- The Washington Times - Monday, January 23, 2017

President Trump ordered a freeze in federal civilian hiring Monday and hinted at even bigger changes to come, as he took quick early action to make good on his campaign promise to cut the size of government.

In a striking memo, the White House said not only has the government grown too quickly, but it hinted that employees are overpaid compared to the private sector — a conclusion that could signal future efforts to take on the massive and powerful federal bureaucracy.

Mr. Trump is reportedly looking to cut $10 trillion from projected federal spending over the next decade.

For now, though, the president started off small, forbidding managers from filling empty jobs or creating any new positions, unless there’s an overwhelming security need. He also ordered the Office of Management and Budget to come up with a more permanent attrition plan by the end of April.

“The symbolism of the freeze is important,” said Chris Edwards, editor of DownsizingGovernment.com. “Trump wants to show that there is a ‘new sheriff in town’ who wants to handle the federal workforce differently.”

The Congressional Budget Office last month estimated the government could save $50 billion over a decade if it imposed a three-to-one attrition freeze, hiring just one new employee for every three employees that leave. Mr. Trump’s freeze differs from the plan the CBO scored, going even further in limiting new hires.

CBO analysts said some agencies could handle the freeze without hurting their services. They said the federal workforce has become somewhat bloated with managers and supervisors whose jobs could be cut.

But the analysts also said federal employees are already under strain, with the total workforce about the same size as it was 20 years ago, even though the number of people the government serves has grown.

Democrats in Congress said federal workers have born the brunt of budget cuts in recent years, and said a hiring freeze will only make things worse.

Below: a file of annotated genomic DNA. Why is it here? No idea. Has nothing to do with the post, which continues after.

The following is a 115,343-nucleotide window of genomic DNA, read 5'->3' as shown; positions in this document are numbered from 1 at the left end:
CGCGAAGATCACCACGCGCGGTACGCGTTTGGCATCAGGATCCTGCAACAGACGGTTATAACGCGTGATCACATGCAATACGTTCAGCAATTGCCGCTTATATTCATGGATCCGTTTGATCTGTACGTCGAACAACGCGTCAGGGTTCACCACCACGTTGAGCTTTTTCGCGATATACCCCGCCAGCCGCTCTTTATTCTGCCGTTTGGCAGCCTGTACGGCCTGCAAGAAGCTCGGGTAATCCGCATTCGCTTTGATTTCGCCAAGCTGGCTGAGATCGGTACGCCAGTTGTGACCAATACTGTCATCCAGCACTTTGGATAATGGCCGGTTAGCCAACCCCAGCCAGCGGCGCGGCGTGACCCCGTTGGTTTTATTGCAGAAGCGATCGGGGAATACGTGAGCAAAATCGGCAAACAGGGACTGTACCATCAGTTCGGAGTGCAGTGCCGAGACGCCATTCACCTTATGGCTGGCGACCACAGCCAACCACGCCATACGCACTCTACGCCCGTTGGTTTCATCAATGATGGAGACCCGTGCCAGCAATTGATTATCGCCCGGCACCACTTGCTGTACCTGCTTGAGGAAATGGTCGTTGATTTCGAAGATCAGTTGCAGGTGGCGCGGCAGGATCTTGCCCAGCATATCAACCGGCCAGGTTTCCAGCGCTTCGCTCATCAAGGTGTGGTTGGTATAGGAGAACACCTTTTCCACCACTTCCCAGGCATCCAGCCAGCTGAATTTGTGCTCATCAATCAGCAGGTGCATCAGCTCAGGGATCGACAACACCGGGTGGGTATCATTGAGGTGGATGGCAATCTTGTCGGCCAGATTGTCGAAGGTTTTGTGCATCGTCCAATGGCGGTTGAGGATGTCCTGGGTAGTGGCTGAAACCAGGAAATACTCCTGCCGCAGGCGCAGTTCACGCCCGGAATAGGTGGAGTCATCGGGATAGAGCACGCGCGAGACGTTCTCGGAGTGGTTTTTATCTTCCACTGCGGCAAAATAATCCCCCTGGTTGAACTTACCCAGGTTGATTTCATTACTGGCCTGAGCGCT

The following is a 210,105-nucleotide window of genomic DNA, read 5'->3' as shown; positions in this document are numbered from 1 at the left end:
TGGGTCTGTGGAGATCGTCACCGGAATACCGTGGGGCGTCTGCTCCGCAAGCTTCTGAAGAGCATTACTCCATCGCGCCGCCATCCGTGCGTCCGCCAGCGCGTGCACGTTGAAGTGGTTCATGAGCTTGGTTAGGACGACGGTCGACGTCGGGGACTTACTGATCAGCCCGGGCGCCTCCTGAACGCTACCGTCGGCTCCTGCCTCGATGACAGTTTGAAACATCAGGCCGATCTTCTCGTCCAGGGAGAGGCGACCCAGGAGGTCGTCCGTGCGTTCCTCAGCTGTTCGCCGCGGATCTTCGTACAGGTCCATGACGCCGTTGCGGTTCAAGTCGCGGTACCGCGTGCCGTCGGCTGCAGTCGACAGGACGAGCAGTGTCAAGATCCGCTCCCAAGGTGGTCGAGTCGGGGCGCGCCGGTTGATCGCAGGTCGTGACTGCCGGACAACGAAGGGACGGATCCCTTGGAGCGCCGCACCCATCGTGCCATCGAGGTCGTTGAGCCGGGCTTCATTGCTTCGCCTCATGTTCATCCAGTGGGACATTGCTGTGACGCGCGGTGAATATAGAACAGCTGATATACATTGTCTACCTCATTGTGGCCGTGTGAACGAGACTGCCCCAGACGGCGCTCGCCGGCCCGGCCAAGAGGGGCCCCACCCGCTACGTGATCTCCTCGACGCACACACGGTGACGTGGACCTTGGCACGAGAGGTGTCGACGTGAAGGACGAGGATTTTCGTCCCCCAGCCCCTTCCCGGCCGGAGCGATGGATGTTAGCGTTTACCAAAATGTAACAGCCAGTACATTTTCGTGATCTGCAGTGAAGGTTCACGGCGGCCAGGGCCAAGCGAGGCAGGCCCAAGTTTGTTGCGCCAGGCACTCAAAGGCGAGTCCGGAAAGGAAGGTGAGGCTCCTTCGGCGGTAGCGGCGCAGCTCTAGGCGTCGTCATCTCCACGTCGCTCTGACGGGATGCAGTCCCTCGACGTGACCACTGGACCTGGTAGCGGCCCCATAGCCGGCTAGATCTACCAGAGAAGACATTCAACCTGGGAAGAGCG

“If President Trump had any experience with leadership in public service, he would know that our federal government cannot serve the American people without its talented, driven federal employees,” said Rep. Steny H. Hoyer, Maryland Democrat.

American Federation of Government Employees President J. David Cox Sr. said a hiring freeze won’t just hurt Washington, but will sock communities across the country where federal employees work.

“This hiring freeze will mean longer lines at Social Security offices, fewer workplace safety inspections, less oversight of environmental polluters, and greater risk to our nation’s food supply and clean water systems,” he said.

He also said cutting the number of federal workers will force the government to hire contractors, who he said end up costing as much as three times the price of a federal worker.

Mr. Trump, though, forbade the use of contractors to circumvent the new freeze.

The White House, in explaining the new order, said the federal workforce has grown from 1.8 million civilian employees during the Clinton administration to 2.1 million workers last year, all of them earning “generous” compensation packages such as pensions that have been ditched by the private sector for cost savings.

“We’ve got to respect the American taxpayer,” White House press secretary Sean Spicer said in detailing the hiring freeze.

The White House initially called the action an executive order, but the document Mr. Trump signed was actually labeled a presidential memorandum.

Mr. Edwards said the freeze should not be considered a radical move, saying private companies regularly go through cycles of workforce contraction.

“Until Trump and his team figure out exactly what budget reforms they want, a short-term freeze makes sense. Why fill empty slots at a bureau if the new administration later decides that it wants to freeze or downsize spending on the bureau?” he said.

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